[Date Prev][Date Next][Thread Prev][Thread Next][Date Index][Thread Index][Subject Index][Author Index]
Re: polarity of bipedality in dinosaurs (real long--TOO long)
At 01:16 AM 9/27/96 -0400, Dinogeorge wrote:
>Certainly not, if your wing design includes feathers or featherlike
>structures that extend backward from digit II over digits III-V. Bats and
>pterosaurs did not have feathered wings; they had membraneous wings, which
>makes quite a bit of difference to the shape of the airfoil and the digits
>involved in it.
You cannot demonstrate that the wings had to have formed "from digit
II over digits III-V", so therefore you cannot argue that the loss of these
fingers is assoicated with this feature. I think that if you started out
with five fingers, you could form the wing over digits IV and V or just V,
as I stated in the last post, in which case you would end up with a
different manual structure. Why, oh why, would they necessarily *START*
flying with a structure which would then require them to reduce the fingers
*under* the wing when they could start with the feathers anchored *farther
back* and be rid of the entire question, as pterosaurs did?
>It's evolutionarily not very easy to get rid of unneeded body parts. This
Hey, that's my line!
>goes for digits as well as the appendix.
And yet, you yourself point out that there was strong selective
pressure for birds to lose those other fingers. Yet, according to your
theory, they still hadn't lost two of them until the early tetanurans radiated.
Which brings up another point... If your hypothesis is true, and
all of the dinosaurian groups appear when they do because of the order in
which they split off from the "dinobirds", how come most of the earlier
forms (eg. ceratosaurs) have *very small* fingers. If, as you pointed out,
most theropods tried to make the baest use they could out of their reduced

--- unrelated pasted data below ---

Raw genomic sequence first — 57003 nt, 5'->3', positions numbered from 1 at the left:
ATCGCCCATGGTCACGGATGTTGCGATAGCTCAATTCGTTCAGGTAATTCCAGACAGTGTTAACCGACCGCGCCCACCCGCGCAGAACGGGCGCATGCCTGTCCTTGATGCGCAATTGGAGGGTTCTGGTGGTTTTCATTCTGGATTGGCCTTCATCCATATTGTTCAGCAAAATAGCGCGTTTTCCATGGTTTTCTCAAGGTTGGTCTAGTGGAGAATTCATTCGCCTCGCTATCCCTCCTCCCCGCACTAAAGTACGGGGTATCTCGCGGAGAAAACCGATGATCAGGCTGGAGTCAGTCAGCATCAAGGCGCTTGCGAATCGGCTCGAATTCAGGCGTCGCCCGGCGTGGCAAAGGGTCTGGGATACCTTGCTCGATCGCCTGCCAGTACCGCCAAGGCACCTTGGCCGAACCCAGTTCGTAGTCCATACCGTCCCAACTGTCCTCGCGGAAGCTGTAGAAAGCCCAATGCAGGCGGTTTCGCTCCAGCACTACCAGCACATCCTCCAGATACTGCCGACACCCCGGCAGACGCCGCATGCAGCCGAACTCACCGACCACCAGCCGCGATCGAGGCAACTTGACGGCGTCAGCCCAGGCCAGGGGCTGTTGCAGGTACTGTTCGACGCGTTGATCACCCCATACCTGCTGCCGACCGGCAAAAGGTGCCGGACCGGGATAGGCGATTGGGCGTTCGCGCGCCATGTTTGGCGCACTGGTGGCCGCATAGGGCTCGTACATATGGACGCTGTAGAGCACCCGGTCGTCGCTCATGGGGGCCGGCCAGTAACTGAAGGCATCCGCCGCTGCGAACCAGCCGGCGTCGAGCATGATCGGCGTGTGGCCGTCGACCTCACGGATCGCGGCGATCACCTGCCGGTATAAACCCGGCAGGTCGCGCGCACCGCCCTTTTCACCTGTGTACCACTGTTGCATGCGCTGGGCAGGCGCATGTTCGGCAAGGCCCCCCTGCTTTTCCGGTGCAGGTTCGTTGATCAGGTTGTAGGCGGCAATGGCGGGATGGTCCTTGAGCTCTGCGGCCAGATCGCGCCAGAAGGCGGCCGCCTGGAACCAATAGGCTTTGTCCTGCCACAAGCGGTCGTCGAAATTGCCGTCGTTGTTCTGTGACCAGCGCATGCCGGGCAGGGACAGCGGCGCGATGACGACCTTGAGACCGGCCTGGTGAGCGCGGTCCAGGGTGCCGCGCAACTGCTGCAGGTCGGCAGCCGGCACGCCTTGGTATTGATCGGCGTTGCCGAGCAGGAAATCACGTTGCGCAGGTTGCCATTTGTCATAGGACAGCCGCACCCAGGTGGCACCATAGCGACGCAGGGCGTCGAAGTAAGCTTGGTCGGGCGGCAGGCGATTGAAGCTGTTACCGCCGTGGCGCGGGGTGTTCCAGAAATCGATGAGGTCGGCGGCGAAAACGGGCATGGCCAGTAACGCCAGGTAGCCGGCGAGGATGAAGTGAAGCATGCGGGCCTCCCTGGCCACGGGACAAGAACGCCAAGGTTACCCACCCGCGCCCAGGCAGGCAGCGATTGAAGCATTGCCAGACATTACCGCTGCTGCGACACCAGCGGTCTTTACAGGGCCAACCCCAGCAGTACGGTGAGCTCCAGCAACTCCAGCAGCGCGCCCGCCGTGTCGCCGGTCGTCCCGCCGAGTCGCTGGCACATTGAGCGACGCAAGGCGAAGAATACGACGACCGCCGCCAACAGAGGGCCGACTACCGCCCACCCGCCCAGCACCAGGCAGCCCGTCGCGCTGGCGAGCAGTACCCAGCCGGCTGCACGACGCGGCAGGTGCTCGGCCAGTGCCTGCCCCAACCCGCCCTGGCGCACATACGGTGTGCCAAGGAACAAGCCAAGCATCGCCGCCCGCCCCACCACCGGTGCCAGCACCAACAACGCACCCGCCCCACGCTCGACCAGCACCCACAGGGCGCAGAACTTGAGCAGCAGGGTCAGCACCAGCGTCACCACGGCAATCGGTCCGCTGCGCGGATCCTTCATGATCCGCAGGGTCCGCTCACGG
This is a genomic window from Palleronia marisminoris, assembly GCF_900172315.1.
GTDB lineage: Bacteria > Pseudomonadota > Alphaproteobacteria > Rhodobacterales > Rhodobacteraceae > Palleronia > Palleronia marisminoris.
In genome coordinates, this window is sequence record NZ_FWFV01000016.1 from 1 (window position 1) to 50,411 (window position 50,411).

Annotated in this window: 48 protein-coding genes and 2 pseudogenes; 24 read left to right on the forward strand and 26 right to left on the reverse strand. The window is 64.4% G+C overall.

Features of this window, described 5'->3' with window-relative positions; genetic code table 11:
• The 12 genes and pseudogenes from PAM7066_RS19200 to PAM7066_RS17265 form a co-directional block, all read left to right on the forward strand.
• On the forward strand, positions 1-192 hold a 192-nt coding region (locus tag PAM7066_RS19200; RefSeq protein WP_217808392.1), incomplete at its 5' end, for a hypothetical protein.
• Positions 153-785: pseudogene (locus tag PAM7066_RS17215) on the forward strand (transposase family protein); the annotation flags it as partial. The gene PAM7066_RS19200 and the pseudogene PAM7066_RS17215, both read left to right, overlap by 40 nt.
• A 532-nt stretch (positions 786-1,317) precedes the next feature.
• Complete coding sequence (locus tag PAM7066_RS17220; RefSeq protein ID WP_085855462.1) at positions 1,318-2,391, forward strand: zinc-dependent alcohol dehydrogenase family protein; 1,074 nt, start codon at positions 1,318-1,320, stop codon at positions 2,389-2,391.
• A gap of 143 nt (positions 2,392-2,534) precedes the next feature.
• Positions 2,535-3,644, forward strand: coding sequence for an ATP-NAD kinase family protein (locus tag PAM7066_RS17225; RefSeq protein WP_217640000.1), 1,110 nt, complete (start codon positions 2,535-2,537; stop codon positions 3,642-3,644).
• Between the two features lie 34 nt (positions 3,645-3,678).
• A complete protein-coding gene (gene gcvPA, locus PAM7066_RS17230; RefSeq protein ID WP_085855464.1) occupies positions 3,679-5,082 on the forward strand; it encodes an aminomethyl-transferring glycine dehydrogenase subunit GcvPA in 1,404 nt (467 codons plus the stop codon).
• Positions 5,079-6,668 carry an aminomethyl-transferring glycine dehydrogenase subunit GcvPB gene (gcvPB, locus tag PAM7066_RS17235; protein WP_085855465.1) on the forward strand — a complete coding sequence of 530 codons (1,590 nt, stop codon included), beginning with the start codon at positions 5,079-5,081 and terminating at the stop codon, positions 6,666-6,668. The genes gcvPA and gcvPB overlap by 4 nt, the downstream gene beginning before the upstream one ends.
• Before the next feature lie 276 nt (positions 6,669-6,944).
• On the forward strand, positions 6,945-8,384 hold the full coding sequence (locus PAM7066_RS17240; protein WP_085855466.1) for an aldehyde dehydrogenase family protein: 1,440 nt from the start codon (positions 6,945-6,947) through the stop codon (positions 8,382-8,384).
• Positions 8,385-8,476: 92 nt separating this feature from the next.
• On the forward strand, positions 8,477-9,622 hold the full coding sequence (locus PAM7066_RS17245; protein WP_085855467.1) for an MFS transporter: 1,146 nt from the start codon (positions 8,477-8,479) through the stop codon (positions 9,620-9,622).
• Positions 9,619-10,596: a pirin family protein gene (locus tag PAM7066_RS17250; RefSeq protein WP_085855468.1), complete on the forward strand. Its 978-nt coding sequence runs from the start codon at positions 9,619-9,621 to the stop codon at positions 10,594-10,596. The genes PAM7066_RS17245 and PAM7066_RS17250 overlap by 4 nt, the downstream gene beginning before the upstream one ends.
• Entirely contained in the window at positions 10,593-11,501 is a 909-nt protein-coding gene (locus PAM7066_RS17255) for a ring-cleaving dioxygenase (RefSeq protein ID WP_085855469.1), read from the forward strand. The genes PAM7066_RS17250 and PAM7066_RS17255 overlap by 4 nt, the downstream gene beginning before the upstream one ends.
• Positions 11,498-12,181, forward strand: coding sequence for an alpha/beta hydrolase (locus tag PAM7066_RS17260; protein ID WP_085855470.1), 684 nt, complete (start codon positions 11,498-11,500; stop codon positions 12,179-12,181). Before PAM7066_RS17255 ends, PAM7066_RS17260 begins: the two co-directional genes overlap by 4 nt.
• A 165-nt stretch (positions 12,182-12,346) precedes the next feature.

hands, you *wouldn't* expect coelophysoids to have their _fingers_ reduced,
you'd expect them to reduce the hand and keep the fingers the same "volant"
Bear in mind, I dispute more than a few of the assumptions behind
this argument, so don't nobody go flaming me for it. I'm trying to argue
this one on George's terms.
>But when "flight began," that is, when the earliest theropodomorphs
>began gliding and otherwise controlling their trajectories in the
>trees, they still had all five manual digits.
A) You have no fossil evidence to back up this sweeping statement.
B) See above, then why don't long-fingered theropods show up until
>Don't be a wise guy. You know I mean serially V, then VI, then III, instead
>of symmetrically about the axis of the hand, I and V reducing together.
I can't help it, George, I'm emulating my betters.
Read my text. I know exactly what you mean, and I still say that
serial reduction of fingers can only lead you to the conclusion that
dinosaurs are vertebrates. Although, do recall that the thumb *is* somewhat
reduced. But that is not the point. V-IV-III certainly *is* well within
the parameters of normal vertebrate evolution. What do you think happenned
to digit VI (which you wisely included in your above text)? And digit VIII?
>This is almost certainly because the small forms preserve better in Mongolia
>(different geology and taphonomy)
I am not convinced of this. The Mongolian fauna seems to have more
animals at the extremes (although the ornithomimids are puzzling...). In
any case, you cannot seriously think that there cannot be seleciton
pressures for smaller size. We all know that there are inherent survival
advantages to almost any size range. Why is it so hard for you to believe
that a new species may simply find smaller size more convenient? For if
size reversal were extremely rare or unreversable, we would have a definite
lower limit on the size of vertebrates today. The only lower limits we see
are those imposed by vertebrate structure (ie. we do not expect to find
tinier vertebrates in the past, due to postulated biological limitations).
>> Uh... *I*N*SU*L*A*T*I*O*N* comes to mind...
>Yeah, well, somebody needs to demonstrate that dinosaurs were endothermic and
>>required< insulation to retain and regulate body temperature. Be my guest...
No, you simply need to prove that they had a feathery coat. I don't
>require< an apendix, but I have one, we don't know why Diplocaulus
>required< it's weird head, but we know it had it. I can prove that many
dinosaurs did, and still do have a coat of feathers. (Andrew Lloyd Weber
comes to mind...)
Where did that coat come from George? Even them darned "Safki"
things which have exapted (if I keep up this 10 cent word business, I'm
gonna take Cnadice Bergen's job at Sprint) their hair for its aerodynamic
properties had to have that hair before it could be exapted. So were from
came the feathers?
+-------------******ONCE AGAIN, NOTE NEW E-MAIL ADRESS******---------------+
| Jonathan R. Wagner "You can clade if you want to, |
| Department of Geosciences You can leave your friends behind |
| Texas Tech University Because your friends don't clade |
| Lubbock, TX 79409 and if they don't clade, |
| *** email@example.com *** Then they're no friends of mine." |
| Web Page: http://faraday.clas.virginia.edu/~jrw6f |